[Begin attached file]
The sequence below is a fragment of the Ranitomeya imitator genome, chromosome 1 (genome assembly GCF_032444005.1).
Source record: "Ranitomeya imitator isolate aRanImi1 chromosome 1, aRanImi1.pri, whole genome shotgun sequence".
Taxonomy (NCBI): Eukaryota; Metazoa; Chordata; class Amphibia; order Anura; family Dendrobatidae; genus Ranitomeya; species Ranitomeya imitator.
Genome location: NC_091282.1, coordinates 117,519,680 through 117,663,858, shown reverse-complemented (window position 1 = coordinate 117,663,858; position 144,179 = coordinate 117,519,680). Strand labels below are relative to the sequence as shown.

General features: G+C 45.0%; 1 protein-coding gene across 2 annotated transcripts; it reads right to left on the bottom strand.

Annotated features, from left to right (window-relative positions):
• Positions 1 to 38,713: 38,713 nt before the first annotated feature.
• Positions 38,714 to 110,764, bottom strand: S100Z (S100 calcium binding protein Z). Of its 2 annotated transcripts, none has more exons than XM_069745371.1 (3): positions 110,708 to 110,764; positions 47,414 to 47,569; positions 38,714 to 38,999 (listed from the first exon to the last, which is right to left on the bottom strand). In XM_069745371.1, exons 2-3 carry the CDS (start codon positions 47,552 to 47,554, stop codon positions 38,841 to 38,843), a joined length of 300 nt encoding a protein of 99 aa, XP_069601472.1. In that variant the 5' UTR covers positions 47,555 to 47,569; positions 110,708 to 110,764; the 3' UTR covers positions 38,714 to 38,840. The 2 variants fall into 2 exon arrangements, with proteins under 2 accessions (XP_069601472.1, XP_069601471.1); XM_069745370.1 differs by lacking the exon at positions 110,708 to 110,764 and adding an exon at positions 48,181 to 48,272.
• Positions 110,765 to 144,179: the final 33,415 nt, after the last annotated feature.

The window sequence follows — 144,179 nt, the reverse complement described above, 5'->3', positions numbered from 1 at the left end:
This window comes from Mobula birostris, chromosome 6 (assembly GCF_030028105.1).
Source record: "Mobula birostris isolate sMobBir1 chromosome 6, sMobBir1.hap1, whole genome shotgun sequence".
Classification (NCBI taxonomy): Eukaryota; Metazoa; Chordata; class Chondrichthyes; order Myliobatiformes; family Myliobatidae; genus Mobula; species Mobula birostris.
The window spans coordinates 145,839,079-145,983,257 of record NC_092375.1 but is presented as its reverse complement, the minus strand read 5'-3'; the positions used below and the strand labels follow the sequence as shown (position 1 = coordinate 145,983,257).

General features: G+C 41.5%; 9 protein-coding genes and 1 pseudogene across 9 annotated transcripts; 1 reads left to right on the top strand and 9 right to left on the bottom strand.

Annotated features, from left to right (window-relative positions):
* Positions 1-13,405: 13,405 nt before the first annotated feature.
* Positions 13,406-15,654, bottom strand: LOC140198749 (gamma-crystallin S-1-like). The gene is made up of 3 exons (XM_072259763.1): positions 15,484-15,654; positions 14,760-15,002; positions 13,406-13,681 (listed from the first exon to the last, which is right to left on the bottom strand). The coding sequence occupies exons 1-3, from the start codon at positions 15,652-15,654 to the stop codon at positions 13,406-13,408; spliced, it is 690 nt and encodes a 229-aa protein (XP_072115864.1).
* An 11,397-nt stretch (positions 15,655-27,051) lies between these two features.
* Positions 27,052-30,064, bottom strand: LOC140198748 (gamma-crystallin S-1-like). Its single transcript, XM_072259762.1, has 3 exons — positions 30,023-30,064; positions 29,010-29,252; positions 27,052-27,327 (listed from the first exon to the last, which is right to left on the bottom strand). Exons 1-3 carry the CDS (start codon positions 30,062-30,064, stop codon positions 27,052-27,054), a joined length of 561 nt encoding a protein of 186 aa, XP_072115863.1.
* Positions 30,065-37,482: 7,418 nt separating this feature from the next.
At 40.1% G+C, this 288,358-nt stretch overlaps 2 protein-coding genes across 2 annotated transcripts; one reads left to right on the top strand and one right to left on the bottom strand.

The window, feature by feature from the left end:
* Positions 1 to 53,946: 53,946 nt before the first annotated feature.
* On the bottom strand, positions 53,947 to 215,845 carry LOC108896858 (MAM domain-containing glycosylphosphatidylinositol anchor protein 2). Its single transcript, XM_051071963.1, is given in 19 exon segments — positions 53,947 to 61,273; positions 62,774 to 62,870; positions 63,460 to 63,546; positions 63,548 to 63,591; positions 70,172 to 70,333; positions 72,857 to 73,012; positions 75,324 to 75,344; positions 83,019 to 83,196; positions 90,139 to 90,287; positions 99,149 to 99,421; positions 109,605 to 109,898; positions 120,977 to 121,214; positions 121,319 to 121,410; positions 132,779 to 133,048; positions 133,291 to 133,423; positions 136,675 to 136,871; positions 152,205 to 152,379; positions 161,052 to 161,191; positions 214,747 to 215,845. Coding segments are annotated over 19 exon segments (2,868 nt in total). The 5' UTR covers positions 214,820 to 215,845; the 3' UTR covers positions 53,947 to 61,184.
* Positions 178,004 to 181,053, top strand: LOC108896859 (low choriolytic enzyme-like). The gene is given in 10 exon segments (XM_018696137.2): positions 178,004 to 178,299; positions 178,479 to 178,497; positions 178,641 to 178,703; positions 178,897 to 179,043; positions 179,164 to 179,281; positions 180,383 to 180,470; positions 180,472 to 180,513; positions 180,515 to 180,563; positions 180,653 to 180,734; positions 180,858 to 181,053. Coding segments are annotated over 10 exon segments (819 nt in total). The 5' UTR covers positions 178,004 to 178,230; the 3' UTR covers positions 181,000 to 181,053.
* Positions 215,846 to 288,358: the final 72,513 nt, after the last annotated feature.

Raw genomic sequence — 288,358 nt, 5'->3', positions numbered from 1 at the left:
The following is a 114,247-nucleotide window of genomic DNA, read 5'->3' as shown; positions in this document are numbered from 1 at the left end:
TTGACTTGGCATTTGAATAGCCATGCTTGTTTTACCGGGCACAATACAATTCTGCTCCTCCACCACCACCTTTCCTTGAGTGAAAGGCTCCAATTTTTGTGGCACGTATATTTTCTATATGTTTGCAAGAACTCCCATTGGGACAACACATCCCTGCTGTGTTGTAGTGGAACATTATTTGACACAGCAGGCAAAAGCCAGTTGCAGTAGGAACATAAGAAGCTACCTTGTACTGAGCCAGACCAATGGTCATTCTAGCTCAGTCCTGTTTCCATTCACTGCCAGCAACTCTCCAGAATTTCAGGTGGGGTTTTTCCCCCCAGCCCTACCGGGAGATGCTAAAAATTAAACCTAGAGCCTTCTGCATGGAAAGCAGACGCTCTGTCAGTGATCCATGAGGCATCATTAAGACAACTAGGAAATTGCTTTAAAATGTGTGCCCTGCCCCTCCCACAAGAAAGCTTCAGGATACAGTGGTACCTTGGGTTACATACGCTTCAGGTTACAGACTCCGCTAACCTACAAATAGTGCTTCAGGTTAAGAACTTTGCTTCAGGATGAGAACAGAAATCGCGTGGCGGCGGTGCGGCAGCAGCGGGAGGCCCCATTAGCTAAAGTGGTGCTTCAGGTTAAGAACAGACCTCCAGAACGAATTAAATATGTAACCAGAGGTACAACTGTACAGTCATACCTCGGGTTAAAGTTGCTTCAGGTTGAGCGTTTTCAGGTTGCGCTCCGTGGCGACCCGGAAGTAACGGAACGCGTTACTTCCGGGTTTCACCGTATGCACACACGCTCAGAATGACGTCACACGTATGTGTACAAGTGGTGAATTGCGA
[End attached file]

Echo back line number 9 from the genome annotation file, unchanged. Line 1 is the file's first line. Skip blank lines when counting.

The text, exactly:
• Positions 110,765 to 144,179: the final 33,415 nt, after the last annotated feature.